Putting a stronger wildlife law to work — Kanitha Krishnasamy

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JANUARY 15 — It took a decade but finally, the Wildlife Conservation Act 2010 got a much-needed update late last year when Dewan Negara passed the amendment bill.

It was a decade in which Malaysia experienced significant wildlife losses, witnessed huge seizures, the persistent rise of online wildlife crime and a crisis so great that it brought multiple agencies together to crack down on poaching and illegal trade.

The need for a stronger law was never more urgent.

While much of the buzz has been around the powerhouse fines and jail terms, it is the tighter regulation of traders and wildlife-related activities that are likely to have a more immediate impact.

There are more specific and some stricter requirements for wildlife-related activities such as exhibitions, competitions and shows, the business of dealing in wildlife and their parts locally and through import-export activity, hunters and illegal hunting, special permits, captive breeding, trade in controlled species and record keeping.

An attempt to tackle the highly-debated illegal online wildlife trade is evident in a new clause that limits the promotion of wildlife for business purposes to a licensed dealer.

Two other new clauses with hefty fines and jail terms have been introduced to dissuade people from falsifying, altering or damaging the permits, licences and special permits. This is meant to provide an additional assurance of legality and to stop the provision of false information to authorities.

Changes also significantly raise the risk for those caught poaching in wildlife reserves and sanctuaries. This offence now carries the much talked-about maximum fine of RM1 million and reflects the seriousness of Malaysia’s poaching crisis.

With these and other changes, the focus shifts from just species protection to recognizing and addressing wildlife crime more widely. 

In fact, in terms of species, there were few changes. Chief among them was the Critically Endangered Sunda Pangolin being included in a category with much higher fines and jail terms. This also happened for the Binturong, Asian Golden Cat, Sun Bear, Marbled Cat, Flat-headed cat, Banded Linsang, Spotted Linsang, Sumatran Orangutan and Bornean Orang Utan.

TRAFFIC welcomes the amendments but cautions that its effectiveness in curbing wildlife crime and protecting species will depend on how well the law is wielded.

TRAFFIC welcomes the amendments to the Wildlife Conservation Act 2010 but cautions that its effectiveness in curbing wildlife crime and protecting species will depend on how well the law is wielded. — Picture from Twitter/Bernama
TRAFFIC welcomes the amendments to the Wildlife Conservation Act 2010 but cautions that its effectiveness in curbing wildlife crime and protecting species will depend on how well the law is wielded. — Picture from Twitter/Bernama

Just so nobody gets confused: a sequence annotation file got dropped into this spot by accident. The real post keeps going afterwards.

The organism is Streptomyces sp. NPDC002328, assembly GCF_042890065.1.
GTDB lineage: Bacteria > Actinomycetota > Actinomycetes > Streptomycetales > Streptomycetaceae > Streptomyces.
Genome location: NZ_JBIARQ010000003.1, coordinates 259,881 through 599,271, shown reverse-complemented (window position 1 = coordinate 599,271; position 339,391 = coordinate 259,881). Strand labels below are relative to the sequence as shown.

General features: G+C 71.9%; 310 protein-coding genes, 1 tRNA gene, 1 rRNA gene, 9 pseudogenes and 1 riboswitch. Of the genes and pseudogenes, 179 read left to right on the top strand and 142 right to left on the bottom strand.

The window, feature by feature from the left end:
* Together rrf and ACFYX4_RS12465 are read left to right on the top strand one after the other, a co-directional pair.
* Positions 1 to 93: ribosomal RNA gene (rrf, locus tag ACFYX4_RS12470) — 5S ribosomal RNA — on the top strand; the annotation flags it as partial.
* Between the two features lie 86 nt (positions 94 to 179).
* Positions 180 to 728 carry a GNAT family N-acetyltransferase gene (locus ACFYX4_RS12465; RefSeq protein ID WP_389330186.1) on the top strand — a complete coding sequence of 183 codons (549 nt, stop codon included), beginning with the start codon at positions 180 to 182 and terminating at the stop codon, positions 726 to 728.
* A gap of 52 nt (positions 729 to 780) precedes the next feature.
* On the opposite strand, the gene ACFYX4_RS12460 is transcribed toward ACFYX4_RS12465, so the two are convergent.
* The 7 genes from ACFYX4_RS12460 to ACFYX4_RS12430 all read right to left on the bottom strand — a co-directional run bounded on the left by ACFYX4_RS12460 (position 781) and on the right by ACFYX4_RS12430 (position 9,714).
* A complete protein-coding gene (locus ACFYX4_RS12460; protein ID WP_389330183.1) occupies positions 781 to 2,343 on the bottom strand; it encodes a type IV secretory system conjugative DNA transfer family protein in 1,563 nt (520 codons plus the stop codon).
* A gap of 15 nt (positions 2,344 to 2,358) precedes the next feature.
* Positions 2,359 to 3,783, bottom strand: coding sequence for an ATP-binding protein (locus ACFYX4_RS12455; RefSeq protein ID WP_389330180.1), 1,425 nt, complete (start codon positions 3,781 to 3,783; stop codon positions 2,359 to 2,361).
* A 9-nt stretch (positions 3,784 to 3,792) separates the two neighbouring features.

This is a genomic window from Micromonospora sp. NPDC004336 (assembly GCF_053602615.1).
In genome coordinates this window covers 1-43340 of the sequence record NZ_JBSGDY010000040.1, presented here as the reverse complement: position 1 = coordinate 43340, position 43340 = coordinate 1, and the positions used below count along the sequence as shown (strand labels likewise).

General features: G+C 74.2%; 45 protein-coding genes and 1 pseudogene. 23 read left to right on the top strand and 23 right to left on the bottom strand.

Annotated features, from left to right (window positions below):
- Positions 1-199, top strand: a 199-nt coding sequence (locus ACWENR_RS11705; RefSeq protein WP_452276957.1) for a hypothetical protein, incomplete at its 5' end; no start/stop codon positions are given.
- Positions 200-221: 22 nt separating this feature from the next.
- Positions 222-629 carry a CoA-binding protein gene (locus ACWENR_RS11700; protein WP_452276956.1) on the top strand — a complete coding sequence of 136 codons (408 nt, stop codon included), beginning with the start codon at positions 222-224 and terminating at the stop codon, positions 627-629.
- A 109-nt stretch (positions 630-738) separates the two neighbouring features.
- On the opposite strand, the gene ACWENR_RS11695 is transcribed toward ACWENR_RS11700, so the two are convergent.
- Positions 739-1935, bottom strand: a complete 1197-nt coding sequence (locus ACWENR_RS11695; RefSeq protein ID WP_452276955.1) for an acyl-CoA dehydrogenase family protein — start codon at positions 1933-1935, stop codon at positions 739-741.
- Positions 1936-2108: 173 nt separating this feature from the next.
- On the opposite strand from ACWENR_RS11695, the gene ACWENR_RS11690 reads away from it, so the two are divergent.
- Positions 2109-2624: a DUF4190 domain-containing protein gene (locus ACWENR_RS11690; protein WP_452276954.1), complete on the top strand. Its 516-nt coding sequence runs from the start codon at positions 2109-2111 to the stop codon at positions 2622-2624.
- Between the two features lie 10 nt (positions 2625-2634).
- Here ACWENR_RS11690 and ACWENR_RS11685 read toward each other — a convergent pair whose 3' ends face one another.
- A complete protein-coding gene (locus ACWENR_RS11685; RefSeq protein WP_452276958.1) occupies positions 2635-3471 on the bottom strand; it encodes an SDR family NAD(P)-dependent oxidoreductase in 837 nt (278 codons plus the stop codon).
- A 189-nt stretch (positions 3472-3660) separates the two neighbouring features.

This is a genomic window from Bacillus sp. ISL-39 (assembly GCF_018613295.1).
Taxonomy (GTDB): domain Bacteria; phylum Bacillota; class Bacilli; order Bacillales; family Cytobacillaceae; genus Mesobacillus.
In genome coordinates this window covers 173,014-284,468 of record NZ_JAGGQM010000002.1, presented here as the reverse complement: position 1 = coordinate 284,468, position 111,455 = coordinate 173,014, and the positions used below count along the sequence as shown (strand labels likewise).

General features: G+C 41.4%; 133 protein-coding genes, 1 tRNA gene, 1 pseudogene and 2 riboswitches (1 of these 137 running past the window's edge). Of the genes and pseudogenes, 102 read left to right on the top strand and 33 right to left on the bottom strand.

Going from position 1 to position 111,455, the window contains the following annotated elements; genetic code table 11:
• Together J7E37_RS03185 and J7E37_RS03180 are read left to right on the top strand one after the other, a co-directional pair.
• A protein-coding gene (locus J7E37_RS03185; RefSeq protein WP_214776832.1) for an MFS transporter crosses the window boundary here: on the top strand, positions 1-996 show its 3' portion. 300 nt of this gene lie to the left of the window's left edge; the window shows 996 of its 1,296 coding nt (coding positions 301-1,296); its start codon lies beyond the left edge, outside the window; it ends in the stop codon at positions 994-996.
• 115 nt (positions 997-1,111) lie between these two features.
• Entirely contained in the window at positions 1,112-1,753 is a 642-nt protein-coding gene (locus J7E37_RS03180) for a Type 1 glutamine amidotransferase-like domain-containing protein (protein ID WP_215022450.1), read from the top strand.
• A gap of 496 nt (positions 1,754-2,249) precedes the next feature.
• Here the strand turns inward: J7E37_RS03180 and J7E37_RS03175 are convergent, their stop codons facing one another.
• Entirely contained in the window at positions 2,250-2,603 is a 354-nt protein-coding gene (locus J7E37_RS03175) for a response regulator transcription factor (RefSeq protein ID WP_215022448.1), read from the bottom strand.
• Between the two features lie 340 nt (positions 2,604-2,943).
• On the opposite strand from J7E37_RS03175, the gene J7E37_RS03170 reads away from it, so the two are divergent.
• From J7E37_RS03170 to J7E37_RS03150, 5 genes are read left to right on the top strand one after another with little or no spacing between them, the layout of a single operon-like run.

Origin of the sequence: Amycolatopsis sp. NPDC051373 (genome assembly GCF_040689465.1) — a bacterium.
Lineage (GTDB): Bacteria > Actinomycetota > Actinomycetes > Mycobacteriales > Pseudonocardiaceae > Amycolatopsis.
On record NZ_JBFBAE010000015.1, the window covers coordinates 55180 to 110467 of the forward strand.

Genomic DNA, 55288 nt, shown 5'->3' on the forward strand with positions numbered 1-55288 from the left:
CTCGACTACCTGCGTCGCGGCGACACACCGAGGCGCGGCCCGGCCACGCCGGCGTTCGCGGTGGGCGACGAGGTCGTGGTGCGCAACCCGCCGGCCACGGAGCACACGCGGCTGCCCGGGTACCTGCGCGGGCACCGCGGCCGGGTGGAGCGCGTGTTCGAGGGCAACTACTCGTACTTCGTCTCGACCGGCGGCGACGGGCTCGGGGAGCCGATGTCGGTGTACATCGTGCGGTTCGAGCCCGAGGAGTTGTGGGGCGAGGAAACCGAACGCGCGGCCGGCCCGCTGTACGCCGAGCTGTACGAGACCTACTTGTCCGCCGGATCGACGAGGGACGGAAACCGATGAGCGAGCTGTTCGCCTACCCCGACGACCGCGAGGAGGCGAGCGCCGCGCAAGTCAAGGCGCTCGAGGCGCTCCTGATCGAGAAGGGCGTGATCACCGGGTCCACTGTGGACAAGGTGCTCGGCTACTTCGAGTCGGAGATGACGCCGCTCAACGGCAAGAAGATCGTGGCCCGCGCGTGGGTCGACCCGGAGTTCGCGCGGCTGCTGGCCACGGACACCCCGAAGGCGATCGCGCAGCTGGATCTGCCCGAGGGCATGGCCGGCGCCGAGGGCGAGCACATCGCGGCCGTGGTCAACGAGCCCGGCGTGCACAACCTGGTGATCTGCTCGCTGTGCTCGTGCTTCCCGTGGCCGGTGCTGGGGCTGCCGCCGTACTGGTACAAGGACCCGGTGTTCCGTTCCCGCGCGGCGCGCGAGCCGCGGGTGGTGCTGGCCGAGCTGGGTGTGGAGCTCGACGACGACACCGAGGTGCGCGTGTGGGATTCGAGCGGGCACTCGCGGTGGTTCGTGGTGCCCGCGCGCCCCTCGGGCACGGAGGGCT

Some of the issues surrounding implementation were raised during the debate in both houses of Parliament. We urge the Energy and Natural Resources Ministry to seriously look into these: 

Properly resourcing Perhilitan

Several MPs and Senators raised the issue of insufficient manpower and finances for Perhilitan to carry out core duties, especially dealing with human-wildlife conflict. 

Poachers and traffickers will resort to ever cleverer ways to escape a strengthened law and Perhilitan will be further stretched juggling between investigations and prosecutions, and rising human-wildlife conflict. 

The agency should have sufficient resources for both and not have to sacrifice one for the other. Otherwise, neither will get done satisfactorily.

Securing convictions in court

During the debate in the Dewan Rakyat, Sepang MP Mohamed Hanipa Maidin told Parliament he found the performance of Perhilitan staff in the witness stand unconvincing. 

The agency’s ability to mount a strong prosecution following a solid investigation lies at the heart of making this law work. Without it, big fines and long jail times are but empty threats. 

Empowering Perhilitan’s prosecution division, investing to increase legal expertise, and building intelligence-led investigations should be a priority for the Ministry.

Tackling Malaysia’s transit role in global trafficking

Senator Datuk A. Kesavadas called for a detailed investigation to uncover the masterminds behind the smuggling of some 50 rhino horn pieces in Malaysia last September. 

This is welcome but Malaysia is also a key transit point in the trafficking of pangolin scales, ivory and rosewood  —  all of which demand thorough investigations. 

The amendments cast a wider net on officials within a body corporate who can be held accountable for wildlife crimes. This must be put to full use alongside increased monitoring of ports, airports, shippers, airlines, freight forwarders and other logistics providers who are enabling illicit international trade.

More than meetings

TRAFFIC congratulates the National Tiger Conservation Task Force (MyTTF) on its first meeting chaired this Monday by Prime Minister Datuk Seri Ismail Sabri Yaakob. 

We hope this is not just an avenue for the occasional policy-level discussion but more like the pro-active, results-oriented multi-agency taskforce that is Ops Bersepadu Khazanah.

Malaysia has a good recipe for success, and it is now time to close the remaining gaps and address some of the long-standing issues. Resolving them will give this law the bite Malaysia needs to stem wildlife crime and hope for a better future for the country’s wildlife. 

* Kanitha Krishnasamy is Director, TRAFFIC in South-east Asia. 

* This is the personal opinion of the writer or publication and does not necessarily represent the views of Malay Mail.

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